The Leo Burke Finish
I was a quiet child. I have theories. Theories about my father’s scolding leaving little room for me to speak. Theories about inheriting my mother’s nature. Theories about living more in the space of my imagination than on any playground or classroom.
I found a voice in professional wrestling. Friends with whom to speculate whether The Ultimate Warrior could beat The Hulkster. Friends with whom to share the process of wrinkling and bending the glossy pages of WWF Magazine in our grubby fingers.
I found a gravelly low voice in my Macho Man Randy Savage impersonation, oddly on point well before I hit puberty.
I told Heather about my obsession with wrestling early in our courtship. I’d made the mistake of withholding it from the woman I dated for four years coming out of college. The truth emerged by excruciating degrees, in not being able to resist a conversation about the size of Andre the Giant, in DVDs and books, discretely placed out of sight in my apartment.
I decided never to hide my fan-ship again. That this was a take-it-or-leave-it part of me.
My first sexual experience—rubbing against the back of the couch—was inspired by a video of Andre bear-hugging Hulk Hogan. All of that sweat. That screaming. I didn’t understand my response in the moment, only that it felt good and that my mother was very curt in telling me to stop, so I never did it in front of her again.
Once I learned, years later, words and concepts like arousal and masturbation, I felt so ashamed. For years if anyone asked about my first subject of attraction, I subbed in Miss Elizabeth—beautiful, curvaceous, virginal valet to The Macho Man.
I grew up in the early days of pay-per-view wrestling. The era when the WWF shifted from using television to seduce the viewer into shelling out for tickets to live events, to using television to lure us into television for an extra fee. Three-hour live specials, available for twenty, thirty, forty dollar fees.
My father, who had introduced me to wrestling, who had bought me wrestling action figures, who had taken me to my first live shows, refused to pay extra money to watch television, and so I consumed these early shows via the scrambled signal of the pay-per-view provider—a wavy, flickering, off-colored image, but the soundtrack of Gorilla Monsoon and Jesse Ventura’s color commentary intact.
My mother told me to sit back and draped a baby blanket over the TV so I wouldn’t ruin my eyes. Still, I listened to the voices.
My father’s father believed that wrestling was real—a legitimate sport. A Cantonese-speaking immigrant, he never developed a handle on the English language. Couldn’t read. Couldn’t interpret the news. But he could understand Buddy Rogers and Bruno Sammartino. Abdominal stretches, belly-to-back suplexes, running dropkicks, and figure four leglocks. Good and evil.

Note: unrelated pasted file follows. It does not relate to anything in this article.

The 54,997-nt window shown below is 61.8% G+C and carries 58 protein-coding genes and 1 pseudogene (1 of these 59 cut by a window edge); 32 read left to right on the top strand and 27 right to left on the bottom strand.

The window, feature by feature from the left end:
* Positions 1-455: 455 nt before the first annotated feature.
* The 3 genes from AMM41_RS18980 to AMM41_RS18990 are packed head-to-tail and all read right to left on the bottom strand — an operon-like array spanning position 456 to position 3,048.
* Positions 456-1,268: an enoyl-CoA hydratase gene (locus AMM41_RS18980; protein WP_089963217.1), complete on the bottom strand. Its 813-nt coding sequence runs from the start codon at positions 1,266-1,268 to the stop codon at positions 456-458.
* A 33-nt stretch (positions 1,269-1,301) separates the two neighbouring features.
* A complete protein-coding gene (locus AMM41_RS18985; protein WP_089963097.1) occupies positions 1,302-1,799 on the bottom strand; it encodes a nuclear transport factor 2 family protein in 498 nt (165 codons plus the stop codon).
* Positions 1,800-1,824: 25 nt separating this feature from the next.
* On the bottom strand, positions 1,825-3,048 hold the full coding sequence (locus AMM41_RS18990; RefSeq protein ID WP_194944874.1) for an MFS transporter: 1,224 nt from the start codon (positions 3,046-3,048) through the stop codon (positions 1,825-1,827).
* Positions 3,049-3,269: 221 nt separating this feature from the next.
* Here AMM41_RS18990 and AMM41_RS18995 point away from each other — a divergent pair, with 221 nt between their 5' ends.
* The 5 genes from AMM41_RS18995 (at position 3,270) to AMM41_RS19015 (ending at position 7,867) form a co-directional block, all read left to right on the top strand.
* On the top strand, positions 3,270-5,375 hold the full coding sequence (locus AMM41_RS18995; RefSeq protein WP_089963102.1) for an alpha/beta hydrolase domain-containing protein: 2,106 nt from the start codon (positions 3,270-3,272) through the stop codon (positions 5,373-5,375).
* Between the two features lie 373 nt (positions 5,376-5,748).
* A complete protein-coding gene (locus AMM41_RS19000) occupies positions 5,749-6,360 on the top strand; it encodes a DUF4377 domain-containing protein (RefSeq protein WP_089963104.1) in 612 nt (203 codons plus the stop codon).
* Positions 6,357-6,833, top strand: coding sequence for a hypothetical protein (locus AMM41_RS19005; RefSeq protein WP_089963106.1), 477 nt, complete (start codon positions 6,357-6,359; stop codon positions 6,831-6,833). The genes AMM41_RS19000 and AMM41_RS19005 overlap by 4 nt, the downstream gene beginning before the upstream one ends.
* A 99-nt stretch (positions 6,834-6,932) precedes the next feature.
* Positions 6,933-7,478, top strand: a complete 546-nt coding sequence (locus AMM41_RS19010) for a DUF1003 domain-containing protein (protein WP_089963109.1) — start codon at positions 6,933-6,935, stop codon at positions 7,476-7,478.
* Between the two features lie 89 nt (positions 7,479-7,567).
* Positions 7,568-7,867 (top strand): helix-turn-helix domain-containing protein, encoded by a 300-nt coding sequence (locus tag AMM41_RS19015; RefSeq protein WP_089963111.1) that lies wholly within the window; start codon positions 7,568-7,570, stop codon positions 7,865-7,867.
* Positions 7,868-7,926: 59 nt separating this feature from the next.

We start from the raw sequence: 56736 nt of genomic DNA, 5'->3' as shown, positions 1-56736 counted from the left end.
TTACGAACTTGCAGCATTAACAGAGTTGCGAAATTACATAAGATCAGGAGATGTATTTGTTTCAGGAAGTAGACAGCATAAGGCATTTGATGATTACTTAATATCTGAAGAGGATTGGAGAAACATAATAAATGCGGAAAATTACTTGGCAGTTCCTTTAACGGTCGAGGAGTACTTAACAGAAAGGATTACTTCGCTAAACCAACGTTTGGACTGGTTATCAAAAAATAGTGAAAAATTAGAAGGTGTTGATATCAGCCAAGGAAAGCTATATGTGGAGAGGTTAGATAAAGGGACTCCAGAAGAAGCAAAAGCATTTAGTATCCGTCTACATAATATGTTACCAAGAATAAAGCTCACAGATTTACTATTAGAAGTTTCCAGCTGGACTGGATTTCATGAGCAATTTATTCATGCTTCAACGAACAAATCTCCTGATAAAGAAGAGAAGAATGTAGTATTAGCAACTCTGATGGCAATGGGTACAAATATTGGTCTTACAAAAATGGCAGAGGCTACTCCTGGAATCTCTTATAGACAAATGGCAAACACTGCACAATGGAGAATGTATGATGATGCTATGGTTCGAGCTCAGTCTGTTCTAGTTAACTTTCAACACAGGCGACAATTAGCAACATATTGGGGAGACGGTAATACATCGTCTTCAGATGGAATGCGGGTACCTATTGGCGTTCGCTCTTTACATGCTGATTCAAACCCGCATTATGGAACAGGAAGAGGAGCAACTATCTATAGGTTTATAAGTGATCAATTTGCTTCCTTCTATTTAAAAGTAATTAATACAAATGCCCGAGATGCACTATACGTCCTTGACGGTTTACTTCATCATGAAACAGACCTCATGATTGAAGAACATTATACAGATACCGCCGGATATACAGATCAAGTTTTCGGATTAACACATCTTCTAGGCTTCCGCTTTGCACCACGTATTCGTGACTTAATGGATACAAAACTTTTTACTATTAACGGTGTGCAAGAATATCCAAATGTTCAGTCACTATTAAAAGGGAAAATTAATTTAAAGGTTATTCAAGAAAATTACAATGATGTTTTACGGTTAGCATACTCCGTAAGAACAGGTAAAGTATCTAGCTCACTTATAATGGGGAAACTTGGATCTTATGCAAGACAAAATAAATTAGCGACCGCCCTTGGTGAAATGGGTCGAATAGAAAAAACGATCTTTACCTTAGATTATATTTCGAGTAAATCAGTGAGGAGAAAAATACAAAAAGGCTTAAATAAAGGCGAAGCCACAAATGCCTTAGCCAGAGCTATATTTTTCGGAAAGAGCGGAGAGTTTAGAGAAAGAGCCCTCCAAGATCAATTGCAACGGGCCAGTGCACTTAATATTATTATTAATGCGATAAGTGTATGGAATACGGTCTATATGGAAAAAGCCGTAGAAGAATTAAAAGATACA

We visited my Chinese grandparents three times a year for long weekends, a five-hour drive between Upstate and their row-home in Queens where they had raised my father. After the initial hugs, the belabored niceties, we had little to say until wrestling came on. Grandpa never missed an episode of Superstars or Wrestling Challenge.
Dad called his father stupid. That a grown man could believe wrestling was real.
On an Easter visit, shortly after a WrestleMania, Grandpa grappled with English pronouns and verbs to ask me, He fight him—who win? My father laughed at the circularity, the absurdity of the question, and repeated it often, whenever Grandpa came up in conversation. So stupid.
Grandma didn’t start watching wrestling until later on, until my teenage years, until Grandpa’s final years. Maybe it was an implicit understanding she didn’t have much time left with him or a surrender, after fifty years of marriage, to the fact that this was something important to her husband, and something that he would not leave behind.
That first visit after she’d started watching, Waylon Mercy appeared on the screen—a journeyman wrestler in a Cape Fear-inspired sociopath gimmick. He smiled for the crowds and shook hands with his opponents—even the referees! But once the bell rang, he turned mean, attacking with a fury and finishing off lesser performers with a sleeper hold finisher that looked entirely capable of choking a man to his death.
I’d seen this act over a period of months. Understood it. But still, what I remember most is Grandma holding my upper arm while Mercy mugged for the camera en route to the ring. He bad man.
I used my action figures everyday. More than play. More than routine. Approaching religion. I filled the unused backs of spiral notebooks from previous school years to list the matches for twice-a-week make-believe television shows and monthly pay-per-view spectaculars. Built elaborate mythologies, each figure cast in the roles of four or five different characters, with the obvious limitation that characters rooted in the same little plastic man could never fight one another.